One of the key concepts in Jim Collin’s book ‘Built to Last’ is that important decisions are often not binary. For example, you don’t have to decide between being disciplined or creative. You also don’t have to decide between empirical analysis or decisive actions. The same notion should be applied to designing and building application environments that are built to last.
To follow Jim’s concept around the tyranny of the “Or” and the genius of the “And” one of the flawed “Or” debates in architecting and managing modern applications is that you need to scale vertically or horizontally.
Some would say that you only need to scale horizontally, and vertical scaling is a monolithic approach (at some point monolithic became a four-letter word). Now don’t get me wrong, horizontal scaling is fundamental to building modern applications. And how you manage horizontal scaling and balance the load becomes a key consideration after you’ve broken an application into its services and leveraged an approach that allows you to manage those services.
On the other hand, queuing theory suggests that vertical scaling is best for performance optimization, i.e. if you can serve the demand effectively with one line you don’t have to pay for the performance penalty and delay of splitting the demand (aka routing it) to multiple lines. As an aside, the same theory has also been proven in grocery stores and coffee shops.
So, should you scale vertically or horizontally?
If you read this far you know the answer is that you have to do both. It’s not an OR debate it’s an AND. To build an application environment that lasts you need to design for both.
With Turbonomic 6.3 we added Consistent Scaling. A feature designed to drive the best vertical scaling decisions for a group of VMs that need to be sized the same. This is typically a requirement for a horizontal scaling application managed with AWS’s Autoscaling Groups or for a high availability architecture leveraging Azure Availability Sets. With our 6.4 release we’ve extended this functionality to Azure Scale Sets as well as containers.
With Consistent Scaling enabled for a group of entities – VMs or containers, off or on-prem – Turbonomic resizes all of the group members to the same size. All VMs that are part of Azure Availability Sets, Scale Sets and AWS Autoscaling groups are automatically represented as a group in Turbonomic. Consistent scaling is enabled for those groups by default. You can also turn it off in the policy tab.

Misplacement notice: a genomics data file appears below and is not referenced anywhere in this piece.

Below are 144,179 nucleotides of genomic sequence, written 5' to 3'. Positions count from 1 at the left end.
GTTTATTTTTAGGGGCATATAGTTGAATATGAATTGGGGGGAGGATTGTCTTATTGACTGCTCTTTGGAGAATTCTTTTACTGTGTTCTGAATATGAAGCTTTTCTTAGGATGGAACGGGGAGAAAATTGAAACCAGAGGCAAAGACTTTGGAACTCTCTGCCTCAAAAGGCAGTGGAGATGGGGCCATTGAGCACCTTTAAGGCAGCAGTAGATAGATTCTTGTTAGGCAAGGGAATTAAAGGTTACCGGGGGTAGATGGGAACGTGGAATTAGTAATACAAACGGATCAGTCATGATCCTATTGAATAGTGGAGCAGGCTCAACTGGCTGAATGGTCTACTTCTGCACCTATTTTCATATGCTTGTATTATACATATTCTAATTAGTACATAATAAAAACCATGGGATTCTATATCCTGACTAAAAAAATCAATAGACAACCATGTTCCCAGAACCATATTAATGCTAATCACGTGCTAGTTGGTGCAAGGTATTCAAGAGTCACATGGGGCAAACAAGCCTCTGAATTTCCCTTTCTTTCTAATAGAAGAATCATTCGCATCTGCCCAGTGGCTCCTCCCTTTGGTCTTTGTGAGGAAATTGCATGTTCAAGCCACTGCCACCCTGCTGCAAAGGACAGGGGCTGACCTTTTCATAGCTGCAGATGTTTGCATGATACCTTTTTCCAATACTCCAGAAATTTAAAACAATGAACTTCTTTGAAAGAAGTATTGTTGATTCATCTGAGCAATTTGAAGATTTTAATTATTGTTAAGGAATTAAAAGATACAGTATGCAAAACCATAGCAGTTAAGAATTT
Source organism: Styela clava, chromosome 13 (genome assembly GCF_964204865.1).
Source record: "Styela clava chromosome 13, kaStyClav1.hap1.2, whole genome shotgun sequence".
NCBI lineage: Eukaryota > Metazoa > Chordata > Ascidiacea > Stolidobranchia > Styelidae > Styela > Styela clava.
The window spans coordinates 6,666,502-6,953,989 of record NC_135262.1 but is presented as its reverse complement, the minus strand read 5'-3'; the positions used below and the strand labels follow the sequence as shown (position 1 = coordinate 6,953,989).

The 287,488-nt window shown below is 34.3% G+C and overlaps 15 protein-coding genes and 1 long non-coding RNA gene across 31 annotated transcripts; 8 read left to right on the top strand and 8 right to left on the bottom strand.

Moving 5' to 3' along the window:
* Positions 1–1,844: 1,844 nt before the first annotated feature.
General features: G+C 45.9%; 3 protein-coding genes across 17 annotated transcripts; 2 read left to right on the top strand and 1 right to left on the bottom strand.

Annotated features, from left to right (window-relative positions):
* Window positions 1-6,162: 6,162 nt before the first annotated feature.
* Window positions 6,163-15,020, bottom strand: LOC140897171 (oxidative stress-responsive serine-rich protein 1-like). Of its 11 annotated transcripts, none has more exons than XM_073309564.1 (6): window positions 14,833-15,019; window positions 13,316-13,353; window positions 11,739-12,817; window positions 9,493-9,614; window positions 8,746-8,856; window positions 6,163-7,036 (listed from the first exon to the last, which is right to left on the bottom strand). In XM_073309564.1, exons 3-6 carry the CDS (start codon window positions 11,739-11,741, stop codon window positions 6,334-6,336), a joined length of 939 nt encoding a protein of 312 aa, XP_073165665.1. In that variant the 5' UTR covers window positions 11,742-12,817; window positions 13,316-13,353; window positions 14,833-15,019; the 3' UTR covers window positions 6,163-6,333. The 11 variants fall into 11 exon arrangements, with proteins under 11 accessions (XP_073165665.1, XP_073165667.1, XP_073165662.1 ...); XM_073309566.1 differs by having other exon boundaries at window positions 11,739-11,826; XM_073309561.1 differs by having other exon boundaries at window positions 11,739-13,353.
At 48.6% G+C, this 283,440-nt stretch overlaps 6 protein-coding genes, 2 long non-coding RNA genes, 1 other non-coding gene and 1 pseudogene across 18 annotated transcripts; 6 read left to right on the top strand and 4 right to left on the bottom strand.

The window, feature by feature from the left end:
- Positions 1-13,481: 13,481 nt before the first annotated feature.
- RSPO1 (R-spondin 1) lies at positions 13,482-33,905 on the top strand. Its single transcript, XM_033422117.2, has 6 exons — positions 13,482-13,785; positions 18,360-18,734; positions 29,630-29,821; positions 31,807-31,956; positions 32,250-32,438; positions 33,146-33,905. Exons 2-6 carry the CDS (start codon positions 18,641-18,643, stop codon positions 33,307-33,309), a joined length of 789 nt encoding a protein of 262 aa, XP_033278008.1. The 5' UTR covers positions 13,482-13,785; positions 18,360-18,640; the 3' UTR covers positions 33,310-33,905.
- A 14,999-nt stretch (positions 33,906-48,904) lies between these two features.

Now how can you leverage vertical scaling decisions to design an environment that scales both vertically and horizontally?
Let’s look at an example for AWS Autoscaling groups (ASGs). In ASGs you define the size of an EC2 instance through a launch config. The ASG process then ensures all EC2 instances that are part of the group are launched using the specified size. You need to specify the min, max and desired number of EC2 instance in the group. And if you want to leverage horizontal scaling typically based on a target resource utilization or keep the group size as is. ASGs also provide health-checks that automatically discover unhealthy instances, terminate them and launch a replacement instance to ensure high availability.
What ASGs lack is a way to determine what is the correct size to specify for the EC2 instances. A decision that could create performance bottlenecks or waste money if you overprovision or have unused RI inventory. Turbonomic’s analytics ensure you get the best performance for the app running on the group of entities at the lowest possible cost.
So how does that Turbonomic work in concert with AWS autoscaling to provide vertical and horizontal scaling?
Once you leverage Turbonomic’s decision for the correct EC2 instance size there are different approaches to propagating a vertical resize to a group of multiple EC2 instance. Orchestrating the change should be done in alignment with of how you manage ASGs and the level of disruption you can tolerate. Here is an example for zero downtime leveraging terraforms.
Below is an event-based approach which increases the size of the group by one to minimize downtime and then leverages the ASG health check processes to terminate one instance at a time and launch a new one that conforms to the desired size.
With this approach the following workflow transpires.
Turbonomic scaling action updates the ASG launch configuration. The change to the ASG triggers a CloudWatch event which calls a Lambda function. The Lambda function executes a python script which works in conjunction with the ASG processes (e.g. health-checks, termination, launch) to conform every member of the group to the desired size. You can access the script with more details on set up here. If you’ve got suggestions for improvement let us know.
Hopefully at this point you’re convinced that vertical or horizontal scaling is the wrong debate. You need both.